4. If you do it yourself, there is no need for an official inspection. Governmental permitting and inspections are intended to verify that materials and techniques are safe and that they comply with local building codes. Even when doing it yourself, check with local authorities on proper permitting and availability of trained inspectors to help assure your “fix-up” doesn’t turn into a “breakdown” or worse.
  5. Basements sustain water damage through the floor. Most water enters a basement from the sides or above. If you want to protect your basement (can you say “man cave”?) and its valuable contents from water damage, then make weatherstripping the windows a higher priority than waterproofing the floor.
  6. New house equipment needs little or no maintenance. While it is true that newer equipment should be inherently safer, the increased amount of electronics in upgraded models makes following the manufacturers’ recommended maintenance procedures even more important. Those electronics also make newer equipment more susceptible to cold weather power outages and brownouts. And a winter holiday when your home is filled with friends and relatives is the exact wrong time to lose your heater.

Be mindful of these and other common safety misconceptions, so you can spend the holidays celebrating, not frantically redialing your contractor’s emergency number.


When More Than the Turkey Gets Fried

Did you know that a large percentage of home fires occur during the holidays? And while decorations and Christmas trees are major causes, turkey fryers are rapidly becoming a significant cause. According to the National Fire Protection Association, each year deep fryer fires cause an average of:

  • 1,000 home fires
  • Three times the fire damage of other forms of cooking
  • Five deaths
  • Sixty injuries
  • More than $15 million in property damage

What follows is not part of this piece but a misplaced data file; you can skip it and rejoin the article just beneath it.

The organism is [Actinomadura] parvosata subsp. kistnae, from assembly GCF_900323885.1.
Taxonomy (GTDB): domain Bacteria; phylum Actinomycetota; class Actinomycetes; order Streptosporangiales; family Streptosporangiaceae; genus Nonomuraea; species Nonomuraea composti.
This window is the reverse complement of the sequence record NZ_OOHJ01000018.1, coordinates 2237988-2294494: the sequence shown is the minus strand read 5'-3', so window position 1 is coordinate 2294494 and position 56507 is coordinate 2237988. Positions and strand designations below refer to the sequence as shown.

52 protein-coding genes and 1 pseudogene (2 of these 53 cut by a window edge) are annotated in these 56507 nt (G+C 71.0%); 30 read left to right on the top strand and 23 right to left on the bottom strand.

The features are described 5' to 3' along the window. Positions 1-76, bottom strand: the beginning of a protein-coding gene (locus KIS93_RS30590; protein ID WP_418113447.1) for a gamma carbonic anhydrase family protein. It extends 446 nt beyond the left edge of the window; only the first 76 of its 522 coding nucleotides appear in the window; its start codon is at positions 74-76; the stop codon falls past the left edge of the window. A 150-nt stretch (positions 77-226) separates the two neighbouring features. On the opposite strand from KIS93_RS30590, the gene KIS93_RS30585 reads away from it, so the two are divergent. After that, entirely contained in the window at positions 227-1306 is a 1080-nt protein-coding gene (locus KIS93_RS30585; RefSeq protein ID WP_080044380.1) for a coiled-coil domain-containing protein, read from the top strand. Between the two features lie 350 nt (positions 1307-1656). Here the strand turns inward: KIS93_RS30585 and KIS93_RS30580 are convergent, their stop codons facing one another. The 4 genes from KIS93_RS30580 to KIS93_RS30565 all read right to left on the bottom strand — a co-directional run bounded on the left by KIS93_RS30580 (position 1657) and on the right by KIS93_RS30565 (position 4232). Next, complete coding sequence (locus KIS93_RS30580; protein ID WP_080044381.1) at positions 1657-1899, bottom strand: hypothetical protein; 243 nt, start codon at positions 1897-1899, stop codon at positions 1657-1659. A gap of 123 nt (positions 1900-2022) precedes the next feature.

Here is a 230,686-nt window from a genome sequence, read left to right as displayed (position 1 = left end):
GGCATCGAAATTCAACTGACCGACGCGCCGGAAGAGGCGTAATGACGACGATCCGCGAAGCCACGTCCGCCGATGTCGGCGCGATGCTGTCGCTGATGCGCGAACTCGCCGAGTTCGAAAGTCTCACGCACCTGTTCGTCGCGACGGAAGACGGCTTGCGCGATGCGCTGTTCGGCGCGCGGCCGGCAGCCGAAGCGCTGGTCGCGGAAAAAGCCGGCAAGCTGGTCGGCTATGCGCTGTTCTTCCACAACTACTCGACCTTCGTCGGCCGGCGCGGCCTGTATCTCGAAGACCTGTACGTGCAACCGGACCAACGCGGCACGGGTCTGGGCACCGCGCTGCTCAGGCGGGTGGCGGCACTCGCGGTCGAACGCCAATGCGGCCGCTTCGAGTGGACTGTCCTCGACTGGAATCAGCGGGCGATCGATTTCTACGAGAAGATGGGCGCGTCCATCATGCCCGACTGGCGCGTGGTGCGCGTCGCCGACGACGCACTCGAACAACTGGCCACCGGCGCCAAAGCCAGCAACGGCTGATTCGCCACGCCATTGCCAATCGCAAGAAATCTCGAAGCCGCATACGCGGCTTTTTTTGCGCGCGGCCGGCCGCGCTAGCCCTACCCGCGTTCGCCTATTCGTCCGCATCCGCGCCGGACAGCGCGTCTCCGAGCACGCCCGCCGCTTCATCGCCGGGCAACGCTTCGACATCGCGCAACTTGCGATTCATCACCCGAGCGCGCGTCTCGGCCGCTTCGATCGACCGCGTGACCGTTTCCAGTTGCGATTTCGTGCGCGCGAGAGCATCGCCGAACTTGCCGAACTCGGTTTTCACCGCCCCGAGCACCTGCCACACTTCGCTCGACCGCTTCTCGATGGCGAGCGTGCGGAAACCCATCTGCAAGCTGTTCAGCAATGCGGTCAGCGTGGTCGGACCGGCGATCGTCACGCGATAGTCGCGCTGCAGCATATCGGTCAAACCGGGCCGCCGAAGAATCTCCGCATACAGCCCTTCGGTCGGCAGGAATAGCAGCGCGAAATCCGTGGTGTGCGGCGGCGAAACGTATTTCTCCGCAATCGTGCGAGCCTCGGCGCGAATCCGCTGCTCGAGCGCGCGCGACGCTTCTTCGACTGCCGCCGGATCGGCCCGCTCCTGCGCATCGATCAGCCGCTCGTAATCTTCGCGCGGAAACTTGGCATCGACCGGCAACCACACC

Published in Homeowners
Thursday, 03 November 2016 04:42

Manage the "Four C’s" of Winter Fire Risks:

Chimneys. Candles. Cooking. Christmas. Children.

winter fire hazardsThanksgiving, Christmas, and New Year’s Eve—these holidays mean celebrations, many of them in decorated homes filled with merry-making family members and friends.

Our Baldwin / Welsh & Parker Trusted Choice® independent insurance agents also know that the winter holidays bring greater-than-usual risks of fire in homes.  The National Fire Protection Association reports that, over the course of a calendar year, the 10 worst days for fires in homes fall between December 24 and January 6.

Fortunately, these risks can be reduced with safe practices that address the “five Cs” of winter fires: chimneys, candles, cooking, Christmas trees and children.

Chimneys

Buildup or blockage within a chimney can catch fire. Chimney fires are unpredictable: they can be noisy and fierce, or can smolder undetected.

Common-sense tips:
  • If you haven’t checked or cleaned the chimney in the past two years, don’t use it.
  • Have a pro inspect the chimney for creosote (which is what builds up in a chimney and fuels a chimney fire)
  • Use dry wood. This minimizes creosote buildup.
  • Don’t burn wrapping paper, boxes, trash or Christmas trees.
  • Don’t use liquid to start a chimney fire. Use kindling.

Remember fireplace basics, too: use a screen to contain sparks; and let ashes cool before disposing of them in a metal container.

Candles

Home-candle fires happen on Christmas Day more often than any other day, according to the National Fire Protection Association. Next worst: New Year’s Day and Christmas Eve. How do they start? Half of home-candle fires begin because an item is left near a lit candle. Four of 10 home candle fires start in bedrooms, with bedding, furniture, and curtains igniting.

Common-sense tips:
  • Make sure all candles are out before you leave a room or go to bed.
  • Keep clothing, curtains, furniture, and other flammable items away from candles and flame.
  • Use candle holders that don’t tip over.

Cooking

The National Fire Protection Association notes that 46% of all home fires start in the kitchen.  

Common-sense tips:
  • Keep an eye on what you fry
  • Be alert when cooking
  • Keep things that can catch fire away from cooking area
  • Never leave your cooking unattended
  • Turn off your cooking equipment when you leave the room

Christmas Trees

The National Fire Protection Association notes that 300 home fires start each year with Christmas trees. It’s not just live trees; artificial trees also burn. Three major reasons Christmas-tree fires start: electric malfunctions, heat too close to the tree, and children playing with matches, candles, or fireplaces.

Common-sense tips:
  • Buy a cut tree that has green, fresh needles.
  • Buy a fake tree that is fire resistant.
  • Use a secure stand.
  • Locate trees a minimum of three feet from heat sources such as fireplaces and radiators.
  • Water live-cut trees every day.
  • Use lights listed by an industrial laboratory. Link together, at most, only three strands of bulbs.